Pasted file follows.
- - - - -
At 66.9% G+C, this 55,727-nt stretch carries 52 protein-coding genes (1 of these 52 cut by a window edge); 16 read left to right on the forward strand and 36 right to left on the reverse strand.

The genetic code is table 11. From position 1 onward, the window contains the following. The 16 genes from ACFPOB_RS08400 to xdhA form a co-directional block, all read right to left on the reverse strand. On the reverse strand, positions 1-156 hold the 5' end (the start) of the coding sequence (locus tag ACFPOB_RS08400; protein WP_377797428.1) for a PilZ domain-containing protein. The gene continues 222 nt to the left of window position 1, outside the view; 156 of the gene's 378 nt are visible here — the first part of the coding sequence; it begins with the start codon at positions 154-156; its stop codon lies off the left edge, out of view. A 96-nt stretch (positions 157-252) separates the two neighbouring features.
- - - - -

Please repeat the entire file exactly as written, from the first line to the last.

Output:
At 66.9% G+C, this 55,727-nt stretch carries 52 protein-coding genes (1 of these 52 cut by a window edge); 16 read left to right on the forward strand and 36 right to left on the reverse strand.

The genetic code is table 11. From position 1 onward, the window contains the following. The 16 genes from ACFPOB_RS08400 to xdhA form a co-directional block, all read right to left on the reverse strand. On the reverse strand, positions 1-156 hold the 5' end (the start) of the coding sequence (locus tag ACFPOB_RS08400; protein WP_377797428.1) for a PilZ domain-containing protein. The gene continues 222 nt to the left of window position 1, outside the view; 156 of the gene's 378 nt are visible here — the first part of the coding sequence; it begins with the start codon at positions 154-156; its stop codon lies off the left edge, out of view. A 96-nt stretch (positions 157-252) separates the two neighbouring features.